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Fig.3. Hurvin Anderson, Grace Jones, 2020.

Born in Birmingham to Jamaican parents, Hurvin Anderson explores his ancestorial home and Jamaican heritage in his practice. Anderson’s paintings focus on his Jamaican roots, through representations of lush Caribbean landscapes, entangled into abstractions rich in cultural references. The artist sheds light on the reality of growing up in England while yearning to re-establish life in Jamaica. Anderson’s paintings depict the Caribbean’s lush and tropical greenery and the beauty that the landscape has to offer. However, the artist often overlays his paintings with decorative screens and abstract patterns, obstructing the landscape underneath. His technique alternates between loose, fluid brushstrokes and tighter, more structured areas, combining abstraction with figuration.  

Anderson works from photographs rather than memory, which strengthens the sense of distance that permeates his entire body of work. Anderson’s visual language reveals both the beauty and hardship the Caribbean encounters, portraying its immense natural beauty and its current economic difficulties. The artist’s saturated colour palette portrays the lush wildlife through vibrant hues of green and blue. This vibrancy is contrasted against the bleak grey buildings, creating a sense of uninhabited and overgrown land. Through his technique and unique colour palette, it is evident Anderson’s paintings that are immersed in nature, and based on being in one place and longing for another, creating a new reimaged landscape.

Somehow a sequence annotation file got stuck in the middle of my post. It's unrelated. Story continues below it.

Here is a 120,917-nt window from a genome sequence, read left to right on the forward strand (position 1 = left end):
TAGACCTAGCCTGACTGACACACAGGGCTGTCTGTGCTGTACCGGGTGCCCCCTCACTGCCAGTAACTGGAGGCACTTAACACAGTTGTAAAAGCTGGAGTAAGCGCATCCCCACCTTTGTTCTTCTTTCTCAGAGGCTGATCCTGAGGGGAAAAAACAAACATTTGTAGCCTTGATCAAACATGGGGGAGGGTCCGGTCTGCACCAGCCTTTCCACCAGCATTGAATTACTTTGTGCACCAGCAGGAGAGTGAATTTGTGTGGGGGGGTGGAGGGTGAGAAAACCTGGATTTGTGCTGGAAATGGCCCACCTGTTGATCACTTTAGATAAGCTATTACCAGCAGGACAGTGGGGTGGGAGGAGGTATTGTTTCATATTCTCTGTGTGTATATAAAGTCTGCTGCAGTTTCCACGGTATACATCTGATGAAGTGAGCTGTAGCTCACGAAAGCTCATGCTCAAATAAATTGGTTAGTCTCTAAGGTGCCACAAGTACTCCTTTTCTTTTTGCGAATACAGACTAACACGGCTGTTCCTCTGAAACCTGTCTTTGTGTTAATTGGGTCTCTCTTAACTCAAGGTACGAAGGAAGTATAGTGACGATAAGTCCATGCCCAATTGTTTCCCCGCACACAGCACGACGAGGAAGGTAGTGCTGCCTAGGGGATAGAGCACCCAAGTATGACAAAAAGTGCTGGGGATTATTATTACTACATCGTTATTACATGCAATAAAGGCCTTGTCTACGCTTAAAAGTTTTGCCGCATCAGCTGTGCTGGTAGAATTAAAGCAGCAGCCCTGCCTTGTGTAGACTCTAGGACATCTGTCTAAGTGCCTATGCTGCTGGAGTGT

Overall, it is evident all artists are heavily influenced by a saturated colour palette immersed in greenery. Through their own individual, unique style, each artist has celebrated the power and intensity green offers to the natural world within their paintings. Focusing on a colour which is often overlooked for its intensity and vibrancy transforms natural landscapes into a reimagined world, full of colour. Through celebrating these various tones and hues green produces within a landscape, we are forced to see nature differently. The strong emphasis placed on a colour we are surrounded by everyday creates a sense of an unfamiliar world, full of multiple distractions. Although all paintings are portrayed in a natural landscape, all locations are transformed into an idealistic world immersed in vivid colour and lush greenery. Creating an unfamiliar yet nostalgic feel as we are aware of the setting but overwhelmed with colour. It is evident from the work of Danell, Hockney and Anderson that green offers powerful and limitless possibilities.